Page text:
Supplementary tables containing results of odds of reporting animal illness and death events through the mobile phone-based surveillance system from Mobile phone-based surveillance for animal disease in rural communities: implications for detection of zoonoses spillover
2019-06-29T12:11:27Z (GMT) by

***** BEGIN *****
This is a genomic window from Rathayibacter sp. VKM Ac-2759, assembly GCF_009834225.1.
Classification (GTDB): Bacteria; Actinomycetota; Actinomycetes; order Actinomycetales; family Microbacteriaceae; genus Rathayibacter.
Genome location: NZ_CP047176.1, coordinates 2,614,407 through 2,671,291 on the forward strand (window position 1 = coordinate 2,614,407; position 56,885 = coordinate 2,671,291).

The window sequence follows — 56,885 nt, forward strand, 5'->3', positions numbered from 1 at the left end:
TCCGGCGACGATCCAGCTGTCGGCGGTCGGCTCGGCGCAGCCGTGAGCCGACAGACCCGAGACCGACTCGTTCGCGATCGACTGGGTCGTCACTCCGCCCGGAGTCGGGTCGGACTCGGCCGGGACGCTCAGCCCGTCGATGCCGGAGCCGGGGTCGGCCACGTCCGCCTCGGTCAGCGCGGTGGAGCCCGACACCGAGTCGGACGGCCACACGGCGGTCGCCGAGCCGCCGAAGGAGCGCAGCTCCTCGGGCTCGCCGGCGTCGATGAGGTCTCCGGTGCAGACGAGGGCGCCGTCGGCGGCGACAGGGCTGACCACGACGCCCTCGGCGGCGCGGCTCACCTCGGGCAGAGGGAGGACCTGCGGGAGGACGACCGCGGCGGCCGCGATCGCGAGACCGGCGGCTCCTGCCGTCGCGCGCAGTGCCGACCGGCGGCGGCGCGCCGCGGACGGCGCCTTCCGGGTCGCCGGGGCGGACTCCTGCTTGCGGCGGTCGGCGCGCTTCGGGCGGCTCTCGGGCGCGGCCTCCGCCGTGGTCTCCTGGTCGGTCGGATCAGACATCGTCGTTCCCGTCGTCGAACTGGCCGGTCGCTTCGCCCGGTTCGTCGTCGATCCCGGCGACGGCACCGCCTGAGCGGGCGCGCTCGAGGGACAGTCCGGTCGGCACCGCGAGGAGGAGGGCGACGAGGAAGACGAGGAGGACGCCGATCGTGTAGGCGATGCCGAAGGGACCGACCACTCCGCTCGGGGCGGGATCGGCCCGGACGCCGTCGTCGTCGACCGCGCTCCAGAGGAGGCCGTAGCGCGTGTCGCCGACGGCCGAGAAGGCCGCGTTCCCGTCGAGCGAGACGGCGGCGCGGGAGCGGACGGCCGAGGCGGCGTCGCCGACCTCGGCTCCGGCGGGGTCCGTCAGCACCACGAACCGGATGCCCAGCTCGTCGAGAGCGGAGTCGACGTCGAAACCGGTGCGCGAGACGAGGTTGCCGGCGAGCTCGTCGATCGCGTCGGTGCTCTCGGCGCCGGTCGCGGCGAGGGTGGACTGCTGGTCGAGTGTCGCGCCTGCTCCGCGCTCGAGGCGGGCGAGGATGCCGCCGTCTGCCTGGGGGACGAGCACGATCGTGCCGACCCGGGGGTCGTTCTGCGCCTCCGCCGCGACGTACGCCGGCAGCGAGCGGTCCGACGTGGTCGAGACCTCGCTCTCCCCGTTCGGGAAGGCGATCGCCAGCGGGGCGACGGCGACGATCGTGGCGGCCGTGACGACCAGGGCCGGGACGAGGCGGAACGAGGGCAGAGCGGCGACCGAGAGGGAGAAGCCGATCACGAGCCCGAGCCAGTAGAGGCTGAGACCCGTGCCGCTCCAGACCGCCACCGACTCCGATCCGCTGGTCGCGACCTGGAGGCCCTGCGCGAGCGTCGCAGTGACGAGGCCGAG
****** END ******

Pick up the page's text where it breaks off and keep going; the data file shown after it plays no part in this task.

Improving the speed of outbreak detection and reporting at the community level is critical in managing the threat of emerging infectious diseases, many of which are zoonotic. The widespread use of mobile phones including in rural areas has presented potentially effective tools for real-time surveillance of infectious diseases. Using longitudinal data from a disease surveillance system implemented in 1500 households in rural Kenya, we test the effectiveness of mobile phone animal syndromic surveillance by comparing it with routine household animal health surveys, determine the individual and household correlates of its use and examine the broader implications for surveillance of zoonotic diseases. A total of 20 340 animal and death events were reported from the community through the two surveillance systems, half of which were confirmed as valid disease events. The probability of an event being valid was 2.1 times greater for the phone-based system, compared with the household visits. Illness events were 15 times (95% CI 12.8, 17.1) more likely to be reported through the phone system compared to routine household visits, but not death events (OR 0.1 (95% CI 0.09, 0.11)). Disease syndromes with severe presentations were more likely to be reported through the phone system. While controlling for herd and flock sizes owned, phone ownership was not a determinant of using phone-based surveillance system, but the lack of a formal education, and having additional source of income besides farming were associated with decreased likelihood of reporting through the phone system. Our study suggests a phone-based surveillance system will sufficiently detect outbreaks of diseases such as Rift Valley fever that present with severe clinical signs in animal populations, but in the absence of additional reporting incentives, it may miss early outbreaks of diseases such as avian influenza that present primarily with mortality.This article is part of the theme issue ‘Dynamic and integrative approaches to understanding pathogen spillover’.